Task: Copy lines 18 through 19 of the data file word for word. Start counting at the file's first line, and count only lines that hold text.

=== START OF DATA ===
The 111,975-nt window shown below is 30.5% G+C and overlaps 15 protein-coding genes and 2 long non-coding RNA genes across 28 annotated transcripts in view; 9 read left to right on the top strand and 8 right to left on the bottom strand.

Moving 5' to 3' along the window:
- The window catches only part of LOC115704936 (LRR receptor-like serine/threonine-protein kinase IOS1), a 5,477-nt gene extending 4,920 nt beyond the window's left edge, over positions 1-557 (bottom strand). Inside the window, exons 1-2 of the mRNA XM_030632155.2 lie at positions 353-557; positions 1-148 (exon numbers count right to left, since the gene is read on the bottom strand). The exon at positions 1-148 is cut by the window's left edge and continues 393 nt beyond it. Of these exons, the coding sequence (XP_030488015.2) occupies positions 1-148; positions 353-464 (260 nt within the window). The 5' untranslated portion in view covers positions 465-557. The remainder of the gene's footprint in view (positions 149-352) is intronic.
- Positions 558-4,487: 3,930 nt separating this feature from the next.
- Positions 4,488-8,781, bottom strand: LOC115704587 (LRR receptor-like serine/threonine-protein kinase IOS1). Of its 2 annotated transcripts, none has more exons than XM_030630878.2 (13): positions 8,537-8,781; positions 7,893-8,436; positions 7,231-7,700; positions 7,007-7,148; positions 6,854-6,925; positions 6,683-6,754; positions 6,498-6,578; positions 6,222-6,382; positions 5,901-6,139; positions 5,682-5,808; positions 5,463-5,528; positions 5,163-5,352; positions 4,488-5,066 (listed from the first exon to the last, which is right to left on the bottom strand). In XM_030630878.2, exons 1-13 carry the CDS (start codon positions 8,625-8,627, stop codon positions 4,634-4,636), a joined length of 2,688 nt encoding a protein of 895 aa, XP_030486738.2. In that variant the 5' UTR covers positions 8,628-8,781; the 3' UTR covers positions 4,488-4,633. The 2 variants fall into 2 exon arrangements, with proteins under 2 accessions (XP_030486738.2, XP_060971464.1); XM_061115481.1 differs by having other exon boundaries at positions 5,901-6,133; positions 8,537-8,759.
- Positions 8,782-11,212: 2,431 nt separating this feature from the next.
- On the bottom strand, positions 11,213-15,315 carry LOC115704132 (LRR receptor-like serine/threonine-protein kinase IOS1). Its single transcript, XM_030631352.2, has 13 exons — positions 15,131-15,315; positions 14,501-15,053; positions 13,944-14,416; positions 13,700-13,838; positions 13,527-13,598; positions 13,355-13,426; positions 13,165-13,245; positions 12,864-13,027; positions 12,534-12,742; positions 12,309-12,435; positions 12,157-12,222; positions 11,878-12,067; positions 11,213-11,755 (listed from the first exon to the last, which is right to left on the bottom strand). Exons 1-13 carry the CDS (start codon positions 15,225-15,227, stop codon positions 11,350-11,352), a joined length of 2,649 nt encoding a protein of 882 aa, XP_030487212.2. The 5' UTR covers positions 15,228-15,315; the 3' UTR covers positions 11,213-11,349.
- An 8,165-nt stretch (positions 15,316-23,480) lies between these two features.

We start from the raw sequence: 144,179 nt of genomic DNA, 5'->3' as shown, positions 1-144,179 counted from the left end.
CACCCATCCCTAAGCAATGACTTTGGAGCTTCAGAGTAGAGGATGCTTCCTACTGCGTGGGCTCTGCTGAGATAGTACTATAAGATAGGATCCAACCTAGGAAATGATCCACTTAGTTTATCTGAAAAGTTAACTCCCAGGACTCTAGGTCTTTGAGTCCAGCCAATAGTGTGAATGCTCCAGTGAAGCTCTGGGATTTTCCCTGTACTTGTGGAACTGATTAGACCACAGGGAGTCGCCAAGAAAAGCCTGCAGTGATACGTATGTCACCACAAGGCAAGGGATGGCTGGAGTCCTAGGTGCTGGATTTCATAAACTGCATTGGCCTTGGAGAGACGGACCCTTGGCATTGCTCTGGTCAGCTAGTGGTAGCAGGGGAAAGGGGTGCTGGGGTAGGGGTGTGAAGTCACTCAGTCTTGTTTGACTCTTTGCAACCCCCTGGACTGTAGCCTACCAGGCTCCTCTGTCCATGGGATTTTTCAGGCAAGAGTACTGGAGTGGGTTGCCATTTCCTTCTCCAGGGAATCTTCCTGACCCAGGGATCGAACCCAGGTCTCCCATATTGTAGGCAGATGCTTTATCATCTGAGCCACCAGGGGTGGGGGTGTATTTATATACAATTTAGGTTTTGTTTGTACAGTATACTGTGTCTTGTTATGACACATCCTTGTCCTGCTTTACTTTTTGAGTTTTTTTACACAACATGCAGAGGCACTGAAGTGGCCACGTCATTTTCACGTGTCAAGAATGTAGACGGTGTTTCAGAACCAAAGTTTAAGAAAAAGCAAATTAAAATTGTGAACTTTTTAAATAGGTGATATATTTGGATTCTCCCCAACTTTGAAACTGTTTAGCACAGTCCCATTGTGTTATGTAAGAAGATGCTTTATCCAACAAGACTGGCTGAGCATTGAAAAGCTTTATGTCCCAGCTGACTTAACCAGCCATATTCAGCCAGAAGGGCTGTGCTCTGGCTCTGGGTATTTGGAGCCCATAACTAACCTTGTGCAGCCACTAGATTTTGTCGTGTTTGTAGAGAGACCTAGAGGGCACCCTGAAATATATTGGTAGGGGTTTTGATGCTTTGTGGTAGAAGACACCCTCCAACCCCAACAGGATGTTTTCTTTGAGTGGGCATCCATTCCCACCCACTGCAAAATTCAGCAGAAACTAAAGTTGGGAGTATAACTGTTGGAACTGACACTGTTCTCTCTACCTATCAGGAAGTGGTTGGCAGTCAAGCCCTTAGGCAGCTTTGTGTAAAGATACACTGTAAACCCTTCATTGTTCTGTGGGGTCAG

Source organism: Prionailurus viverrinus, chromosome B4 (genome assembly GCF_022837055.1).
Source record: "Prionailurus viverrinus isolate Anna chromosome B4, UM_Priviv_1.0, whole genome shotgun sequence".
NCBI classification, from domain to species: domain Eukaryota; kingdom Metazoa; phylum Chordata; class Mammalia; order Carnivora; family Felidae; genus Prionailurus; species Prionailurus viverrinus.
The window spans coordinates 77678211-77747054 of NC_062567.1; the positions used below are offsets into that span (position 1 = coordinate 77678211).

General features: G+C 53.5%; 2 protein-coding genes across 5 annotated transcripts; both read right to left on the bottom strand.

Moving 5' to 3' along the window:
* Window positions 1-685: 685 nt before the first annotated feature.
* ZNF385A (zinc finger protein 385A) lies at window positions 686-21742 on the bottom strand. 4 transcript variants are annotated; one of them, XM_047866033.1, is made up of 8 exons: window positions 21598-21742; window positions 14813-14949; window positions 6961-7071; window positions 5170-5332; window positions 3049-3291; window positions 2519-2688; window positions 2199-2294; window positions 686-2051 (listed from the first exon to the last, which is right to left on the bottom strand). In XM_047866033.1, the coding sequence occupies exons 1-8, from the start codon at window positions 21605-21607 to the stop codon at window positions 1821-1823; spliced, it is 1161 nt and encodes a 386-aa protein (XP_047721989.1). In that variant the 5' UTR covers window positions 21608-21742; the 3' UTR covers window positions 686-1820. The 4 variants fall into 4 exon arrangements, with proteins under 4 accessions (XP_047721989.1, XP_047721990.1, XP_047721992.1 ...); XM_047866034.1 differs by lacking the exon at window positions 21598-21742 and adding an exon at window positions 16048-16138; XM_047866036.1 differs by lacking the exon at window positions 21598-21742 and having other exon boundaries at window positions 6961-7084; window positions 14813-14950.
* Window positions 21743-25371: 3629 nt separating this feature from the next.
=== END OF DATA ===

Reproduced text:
* ZNF385A (zinc finger protein 385A) lies at window positions 686-21742 on the bottom strand. 4 transcript variants are annotated; one of them, XM_047866033.1, is made up of 8 exons: window positions 21598-21742; window positions 14813-14949; window positions 6961-7071; window positions 5170-5332; window positions 3049-3291; window positions 2519-2688; window positions 2199-2294; window positions 686-2051 (listed from the first exon to the last, which is right to left on the bottom strand). In XM_047866033.1, the coding sequence occupies exons 1-8, from the start codon at window positions 21605-21607 to the stop codon at window positions 1821-1823; spliced, it is 1161 nt and encodes a 386-aa protein (XP_047721989.1). In that variant the 5' UTR covers window positions 21608-21742; the 3' UTR covers window positions 686-1820. The 4 variants fall into 4 exon arrangements, with proteins under 4 accessions (XP_047721989.1, XP_047721990.1, XP_047721992.1 ...); XM_047866034.1 differs by lacking the exon at window positions 21598-21742 and adding an exon at window positions 16048-16138; XM_047866036.1 differs by lacking the exon at window positions 21598-21742 and having other exon boundaries at window positions 6961-7084; window positions 14813-14950.
* Window positions 21743-25371: 3629 nt separating this feature from the next.